We often want to imitate nature for near perfect results. But sometimes it just remains a desire. In its quest for green and clean energy mankind is searching for that magical method that can split water into hydrogen and oxygen. Nature performs this task wonderfully through the process of photosynthesis. Man is still facing challenges in duplicating that process in the laboratory. If we are able to split water into oxygen and hydrogen in the presence of sunlight we will be able to harness the potential of hydrogen as a clean and green fuel. Till date man-made systems are quite inefficient, time consuming, money consuming and often require additional use of chemical agents.
Researchers at the Weizmann Institute Organic Chemistry Department under the leadership of Prof. David Milstein have developed a novel way of splitting water molecules that can separate oxygen from water and bind the atoms in a different molecule. This technique leaves the hydrogen free to combine in other compounds as well. They were inspired by photosynthesis, a process carried out by plants. Photosynthesis is the life giving force on the earth because it is the source of all oxygen on the earth.
The new approach devised by the Weizmann team has three important steps that end in liberation of hydrogen and oxygen with the help of a special metal complex. This metal complex’s core element is ruthenium. This ’smart’ complex’s metal part and organic part help in splitting the water molecules. When water is mixed with this complex, the bonds between the hydrogen and oxygen atoms break. Here one hydrogen atom binds with organic part of the complex, the hydrogen and oxygen atoms (OH group) bind to its metal center.
The second stage is known as heat stage. Here the water solution is heated up to 100 degrees C. This releases the hydrogen gas from the complex. Here comes our clean and green source of fuel. Another OH group is added to the metal center.
Milstein explains about the magical third stage, “But the most interesting part is the third light stage. When we exposed this third complex to light at room temperature, not only was oxygen gas produced, but the metal complex also reverted back to its original state, which could be recycled for use in further reactions.”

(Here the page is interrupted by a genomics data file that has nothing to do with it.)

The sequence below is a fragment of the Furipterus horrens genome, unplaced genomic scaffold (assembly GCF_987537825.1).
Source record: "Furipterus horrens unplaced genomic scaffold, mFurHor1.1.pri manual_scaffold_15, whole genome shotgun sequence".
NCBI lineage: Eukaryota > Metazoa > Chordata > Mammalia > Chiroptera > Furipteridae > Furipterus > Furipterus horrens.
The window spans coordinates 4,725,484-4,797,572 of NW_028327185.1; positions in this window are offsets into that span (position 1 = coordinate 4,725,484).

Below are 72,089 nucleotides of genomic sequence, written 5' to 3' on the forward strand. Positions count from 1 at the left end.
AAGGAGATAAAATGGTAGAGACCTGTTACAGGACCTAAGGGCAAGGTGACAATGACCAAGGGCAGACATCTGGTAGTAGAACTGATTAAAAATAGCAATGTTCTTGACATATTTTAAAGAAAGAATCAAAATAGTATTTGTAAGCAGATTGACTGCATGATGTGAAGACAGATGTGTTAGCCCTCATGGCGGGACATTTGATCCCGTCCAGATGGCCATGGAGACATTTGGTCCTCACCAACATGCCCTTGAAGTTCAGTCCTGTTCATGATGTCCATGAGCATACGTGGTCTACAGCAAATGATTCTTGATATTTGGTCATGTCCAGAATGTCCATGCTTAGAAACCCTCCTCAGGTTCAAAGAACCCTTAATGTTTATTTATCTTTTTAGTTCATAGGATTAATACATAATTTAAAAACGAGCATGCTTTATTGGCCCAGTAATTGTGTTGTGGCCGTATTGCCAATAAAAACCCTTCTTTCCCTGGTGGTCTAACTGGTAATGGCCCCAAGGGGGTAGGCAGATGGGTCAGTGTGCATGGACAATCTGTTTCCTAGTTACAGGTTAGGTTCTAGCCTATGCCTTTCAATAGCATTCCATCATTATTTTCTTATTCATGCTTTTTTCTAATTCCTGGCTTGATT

The results are considered unique because of the generation of a bond between two oxygen atoms promoted by a man-made metal complex. It is a very unusual event. And it is still unanswerable how it can take place. The team has found out that during the third stage, light provides the energy for the two OH groups to get together to form hydrogen peroxide (H2O2). This hydrogen peroxide quickly breaks up into oxygen and water. What Milstein thinks about this chemical reaction? He says, “Because hydrogen peroxide is considered a relatively unstable molecule, scientists have always disregarded this step, deeming it implausible; but we have shown otherwise.” Another interesting thing that Milstein and his team has spotted is that the bond between the two oxygen atoms is generated within a single molecule. This bond formation doesn’t occur between oxygen atoms located on separate molecules, but it comes from a single metal center.
The greatest achievement of Milstein’s team has been the development of a mechanism for the formation of hydrogen and oxygen from water, without the need for sacrificial chemical agents. It has been achieved by using individual steps and utilizing light. For their next project, they intend to combine these stages to create a proficient catalytic system. These steps could leave a mark in the area of alternative energy.